Chapter

Effects of Prenatal Smoking on 12-Year-Old Children’s Cognitive and Behavioral Outcomes

Michelle Ward and Laura A. Baker

in Nature, Nurture, and the Transition to Early Adolescence

Published in print May 2003 | ISBN: 9780195157475
Published online March 2012 | e-ISBN: 9780199848065 | DOI: http://dx.doi.org/10.1093/acprof:oso/9780195157475.003.0014
Effects of Prenatal Smoking                         on 12-Year-Old Children’s Cognitive and Behavioral Outcomes

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This chapter explores the effect of prenatal smoking on cognitive and behavioral outcomes in children. These effects are examined in both adopted and non-adopted children in order to evaluate the extent to which smoking during pregnancy may affect general and specific cognitive abilities, personality characteristics, and childhood behavioral problems at twelve years of age. A comparison of effects between adopted children (separated from their birth mothers shortly after birth) and non-adopted children (raised by their birth mothers) is made, along with an investigation of characteristics of mothers who did and did not smoke during pregnancy. The chapter also examines the extent to which maternal characteristics (such as education and cognitive ability) may explain any adverse child outcomes in the smoking groups.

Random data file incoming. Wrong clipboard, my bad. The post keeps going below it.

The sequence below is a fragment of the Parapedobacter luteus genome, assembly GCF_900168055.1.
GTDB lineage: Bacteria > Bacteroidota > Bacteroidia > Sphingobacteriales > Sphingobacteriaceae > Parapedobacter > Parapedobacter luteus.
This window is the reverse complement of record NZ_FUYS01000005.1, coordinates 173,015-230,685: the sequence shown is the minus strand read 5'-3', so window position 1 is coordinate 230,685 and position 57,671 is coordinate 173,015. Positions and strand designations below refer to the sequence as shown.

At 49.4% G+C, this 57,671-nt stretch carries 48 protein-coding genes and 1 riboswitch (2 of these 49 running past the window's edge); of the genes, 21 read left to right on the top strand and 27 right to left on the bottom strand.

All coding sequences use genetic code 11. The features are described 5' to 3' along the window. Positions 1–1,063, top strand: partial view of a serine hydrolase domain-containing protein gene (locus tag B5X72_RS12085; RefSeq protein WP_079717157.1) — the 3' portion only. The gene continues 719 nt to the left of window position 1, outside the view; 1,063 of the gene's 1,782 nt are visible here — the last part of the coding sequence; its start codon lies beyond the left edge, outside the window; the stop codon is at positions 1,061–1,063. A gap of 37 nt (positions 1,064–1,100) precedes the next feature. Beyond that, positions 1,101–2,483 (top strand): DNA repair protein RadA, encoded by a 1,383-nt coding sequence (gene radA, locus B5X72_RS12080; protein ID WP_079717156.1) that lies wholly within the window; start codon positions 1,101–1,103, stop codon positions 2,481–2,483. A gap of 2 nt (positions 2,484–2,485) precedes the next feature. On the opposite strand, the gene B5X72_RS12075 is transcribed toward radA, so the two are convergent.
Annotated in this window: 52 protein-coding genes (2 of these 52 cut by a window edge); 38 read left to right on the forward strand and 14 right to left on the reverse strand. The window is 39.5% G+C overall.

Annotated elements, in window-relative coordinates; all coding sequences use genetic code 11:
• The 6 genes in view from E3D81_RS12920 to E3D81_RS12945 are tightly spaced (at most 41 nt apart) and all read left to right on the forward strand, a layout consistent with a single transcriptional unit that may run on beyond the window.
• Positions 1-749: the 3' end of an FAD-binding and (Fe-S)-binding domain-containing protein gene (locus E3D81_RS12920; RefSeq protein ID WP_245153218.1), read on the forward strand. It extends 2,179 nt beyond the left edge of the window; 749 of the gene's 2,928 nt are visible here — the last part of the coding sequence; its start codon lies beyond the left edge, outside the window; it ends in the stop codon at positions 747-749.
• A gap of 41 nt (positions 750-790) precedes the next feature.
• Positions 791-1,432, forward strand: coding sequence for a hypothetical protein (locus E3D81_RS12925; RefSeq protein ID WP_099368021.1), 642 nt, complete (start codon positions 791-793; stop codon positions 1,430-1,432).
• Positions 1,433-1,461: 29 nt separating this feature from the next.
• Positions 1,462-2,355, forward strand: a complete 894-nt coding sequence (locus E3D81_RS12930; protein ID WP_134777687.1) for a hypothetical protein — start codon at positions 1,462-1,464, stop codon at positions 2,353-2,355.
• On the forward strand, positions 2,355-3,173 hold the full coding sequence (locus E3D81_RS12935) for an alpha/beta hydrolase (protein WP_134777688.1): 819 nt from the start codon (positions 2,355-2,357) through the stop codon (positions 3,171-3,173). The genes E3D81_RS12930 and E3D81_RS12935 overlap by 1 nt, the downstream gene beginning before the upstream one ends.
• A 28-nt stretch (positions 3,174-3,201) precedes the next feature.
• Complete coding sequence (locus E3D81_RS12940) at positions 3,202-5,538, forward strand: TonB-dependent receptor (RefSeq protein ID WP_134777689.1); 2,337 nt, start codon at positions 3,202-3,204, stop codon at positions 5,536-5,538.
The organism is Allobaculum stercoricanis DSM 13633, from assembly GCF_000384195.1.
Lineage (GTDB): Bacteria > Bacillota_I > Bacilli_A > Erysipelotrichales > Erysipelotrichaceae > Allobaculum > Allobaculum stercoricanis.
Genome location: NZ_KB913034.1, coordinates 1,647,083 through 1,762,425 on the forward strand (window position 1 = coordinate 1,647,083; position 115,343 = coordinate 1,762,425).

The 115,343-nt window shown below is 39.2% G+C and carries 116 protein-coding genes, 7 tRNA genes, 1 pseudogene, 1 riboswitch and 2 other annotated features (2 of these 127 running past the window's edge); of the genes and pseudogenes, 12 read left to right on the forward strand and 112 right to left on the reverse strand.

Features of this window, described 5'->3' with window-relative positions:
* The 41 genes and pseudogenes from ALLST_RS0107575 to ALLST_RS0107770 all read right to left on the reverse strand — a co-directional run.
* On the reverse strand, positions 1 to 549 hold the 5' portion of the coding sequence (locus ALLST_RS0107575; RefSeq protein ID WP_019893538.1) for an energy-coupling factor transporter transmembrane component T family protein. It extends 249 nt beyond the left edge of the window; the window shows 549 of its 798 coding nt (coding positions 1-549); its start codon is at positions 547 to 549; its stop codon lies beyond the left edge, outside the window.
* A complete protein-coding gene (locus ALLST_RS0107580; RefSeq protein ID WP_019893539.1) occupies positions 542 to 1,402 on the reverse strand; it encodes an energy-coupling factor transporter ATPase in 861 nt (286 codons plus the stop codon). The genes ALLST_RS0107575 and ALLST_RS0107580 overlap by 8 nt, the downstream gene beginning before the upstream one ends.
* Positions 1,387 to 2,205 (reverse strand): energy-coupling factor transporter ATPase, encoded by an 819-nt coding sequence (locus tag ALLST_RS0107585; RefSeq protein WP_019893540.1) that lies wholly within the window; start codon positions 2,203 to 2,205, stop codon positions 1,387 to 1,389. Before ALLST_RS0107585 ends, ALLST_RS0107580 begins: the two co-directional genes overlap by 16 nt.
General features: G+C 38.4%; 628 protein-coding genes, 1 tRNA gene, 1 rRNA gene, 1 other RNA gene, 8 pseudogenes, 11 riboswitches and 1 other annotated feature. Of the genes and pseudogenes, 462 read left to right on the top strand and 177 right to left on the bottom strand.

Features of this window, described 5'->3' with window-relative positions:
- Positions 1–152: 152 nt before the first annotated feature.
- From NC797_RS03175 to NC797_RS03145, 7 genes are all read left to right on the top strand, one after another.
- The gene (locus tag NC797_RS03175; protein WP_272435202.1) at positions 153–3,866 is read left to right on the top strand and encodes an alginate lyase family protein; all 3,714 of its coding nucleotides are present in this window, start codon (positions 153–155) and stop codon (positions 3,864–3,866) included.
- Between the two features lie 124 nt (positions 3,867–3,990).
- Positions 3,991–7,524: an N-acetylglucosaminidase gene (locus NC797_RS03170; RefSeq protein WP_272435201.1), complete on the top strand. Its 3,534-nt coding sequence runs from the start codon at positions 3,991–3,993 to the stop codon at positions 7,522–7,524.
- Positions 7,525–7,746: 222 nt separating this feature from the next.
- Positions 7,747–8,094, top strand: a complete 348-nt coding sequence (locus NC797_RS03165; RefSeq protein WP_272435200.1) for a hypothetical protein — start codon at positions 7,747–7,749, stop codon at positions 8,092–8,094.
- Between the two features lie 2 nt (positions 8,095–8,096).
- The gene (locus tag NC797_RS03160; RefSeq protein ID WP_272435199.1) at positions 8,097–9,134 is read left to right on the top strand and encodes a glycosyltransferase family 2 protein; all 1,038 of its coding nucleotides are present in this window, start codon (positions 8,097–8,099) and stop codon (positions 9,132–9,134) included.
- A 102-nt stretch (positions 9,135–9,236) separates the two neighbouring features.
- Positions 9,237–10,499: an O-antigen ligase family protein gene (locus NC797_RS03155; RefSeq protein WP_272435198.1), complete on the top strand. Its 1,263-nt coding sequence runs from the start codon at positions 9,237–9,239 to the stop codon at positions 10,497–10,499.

Keywords: prenatal smoking; adopted children; non-adopted children; cognitive ability; behavioral problems; personality; pregnancy; education

Chapter.  6171 words. 

Subjects: Developmental Psychology

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